After spotting an extinct sea creature’s bones on a Kamchatka beach, Russian scientists spent 4 hours digging up a 17-foot stretch of ribs and bones.
A 17-foot skeleton buried beneath the sand and stone of Russia’s far eastern coastline has been dug up and identified as the remains of an extinct sea mammal, the nature ministry announced on Friday.
During a regular survey of a nature reserve on the tiny Commander Islands in Russia’s Kamchatka region, local officials spotted what looked like a “fence” of bones poking from a patch of the beach where the sand had cleared.
Buried only a couple of feet beneath was a mass of 45 vertebrae, 27 ribs, a left scapula and other bones. After a four-hour dig with the help of eight people, the massive skeleton was excavated and identified, the Ministry of Natural Resources and Ecology said in a statement.
The sea creature’s skull and several other important bones were missing, but scientists were able to identify the creature as a Steller’s sea cow—an extinct sea mammal that could grow to 30 feet. The species dates from the Pleistocene epoch, which began 2.6 million years ago and ended 11,700 years ago.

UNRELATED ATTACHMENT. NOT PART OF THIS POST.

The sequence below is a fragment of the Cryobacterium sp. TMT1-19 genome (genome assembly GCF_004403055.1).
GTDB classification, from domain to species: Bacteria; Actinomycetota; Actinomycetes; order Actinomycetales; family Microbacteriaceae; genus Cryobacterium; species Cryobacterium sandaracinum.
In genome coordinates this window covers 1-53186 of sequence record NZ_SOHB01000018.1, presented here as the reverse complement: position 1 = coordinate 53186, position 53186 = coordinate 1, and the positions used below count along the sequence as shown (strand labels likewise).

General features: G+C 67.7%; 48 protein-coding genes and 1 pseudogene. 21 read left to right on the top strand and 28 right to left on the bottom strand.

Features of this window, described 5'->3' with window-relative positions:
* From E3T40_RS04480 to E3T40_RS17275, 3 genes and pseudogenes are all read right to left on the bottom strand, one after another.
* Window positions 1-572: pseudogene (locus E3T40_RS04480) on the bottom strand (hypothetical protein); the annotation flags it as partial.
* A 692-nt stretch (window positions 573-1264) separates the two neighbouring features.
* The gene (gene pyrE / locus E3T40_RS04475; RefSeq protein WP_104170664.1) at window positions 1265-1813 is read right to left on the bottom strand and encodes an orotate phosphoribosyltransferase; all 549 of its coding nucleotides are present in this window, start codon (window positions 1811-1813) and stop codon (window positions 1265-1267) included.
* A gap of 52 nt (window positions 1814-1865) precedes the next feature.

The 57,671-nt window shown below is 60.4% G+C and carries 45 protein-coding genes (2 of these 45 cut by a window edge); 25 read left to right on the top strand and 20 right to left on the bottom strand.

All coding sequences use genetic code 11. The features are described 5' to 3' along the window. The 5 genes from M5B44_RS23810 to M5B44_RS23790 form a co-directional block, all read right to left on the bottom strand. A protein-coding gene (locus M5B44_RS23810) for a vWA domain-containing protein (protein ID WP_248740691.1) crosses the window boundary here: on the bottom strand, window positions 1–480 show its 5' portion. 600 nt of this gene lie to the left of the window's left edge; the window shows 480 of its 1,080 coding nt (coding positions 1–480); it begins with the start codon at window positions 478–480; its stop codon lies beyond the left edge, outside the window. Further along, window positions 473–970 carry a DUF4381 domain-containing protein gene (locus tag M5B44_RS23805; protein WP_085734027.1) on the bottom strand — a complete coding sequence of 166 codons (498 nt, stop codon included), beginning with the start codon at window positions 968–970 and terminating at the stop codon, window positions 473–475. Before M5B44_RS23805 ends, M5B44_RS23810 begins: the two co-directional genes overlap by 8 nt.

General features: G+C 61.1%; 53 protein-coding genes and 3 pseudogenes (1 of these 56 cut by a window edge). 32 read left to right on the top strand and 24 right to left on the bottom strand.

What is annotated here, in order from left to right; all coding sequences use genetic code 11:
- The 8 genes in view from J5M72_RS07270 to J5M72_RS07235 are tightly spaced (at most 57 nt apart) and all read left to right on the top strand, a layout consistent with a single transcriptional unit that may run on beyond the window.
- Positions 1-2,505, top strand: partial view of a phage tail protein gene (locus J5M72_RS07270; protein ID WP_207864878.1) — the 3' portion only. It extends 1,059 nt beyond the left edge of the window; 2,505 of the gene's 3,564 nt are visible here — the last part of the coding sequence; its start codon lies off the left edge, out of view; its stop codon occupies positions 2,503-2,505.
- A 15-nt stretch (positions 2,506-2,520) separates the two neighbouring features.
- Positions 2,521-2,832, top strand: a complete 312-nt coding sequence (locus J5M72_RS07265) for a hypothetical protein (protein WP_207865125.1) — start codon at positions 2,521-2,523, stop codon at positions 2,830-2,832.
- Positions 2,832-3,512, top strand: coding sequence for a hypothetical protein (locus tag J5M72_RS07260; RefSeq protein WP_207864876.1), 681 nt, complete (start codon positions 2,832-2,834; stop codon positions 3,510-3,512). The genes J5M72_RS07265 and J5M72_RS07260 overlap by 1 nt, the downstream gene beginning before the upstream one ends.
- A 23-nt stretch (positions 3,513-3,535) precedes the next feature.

Scientists have not yet determined the age of the specimen but have been able to establish other facts about the beast. Assuming it had an average sized skull, it is likely that the animal stretched to 20 feet in length.
The reserve posted photographs of the excavation on its official website and noted that the skeleton will now to go on show in its local visitor’s center.
The species died out in the late 18th century, within decades of its discovery by Arctic explorers. Today only its smaller relatives such as the dugong and the manatee survive. It bears the name of the German explorer, Georg W. Steller, who first documented the creature’s existence during a voyage through the North Pacific in 1741, according to the Encyclopaedia Brittanica.
Even by the time of Steller’s discovery, the ancient sea mammal’s numbers in the isolated waters between mainland Russia and Alaska were dwindling. Around 2,000 were believed to exist at the time of their discovery, but they were n easy target for harpoon hunters and had been exterminated by 1768.
The large size of the animal, weighing up to 10 metric tonnes (more than 22,000 pounds), allowed it to survive in its chilly environment but also made it slow to escape attackers on land.
The previous reported finding of any fragments from a Steller’s sea cow happened in 1987, on the same island, as the latest discovery by Russian scientists.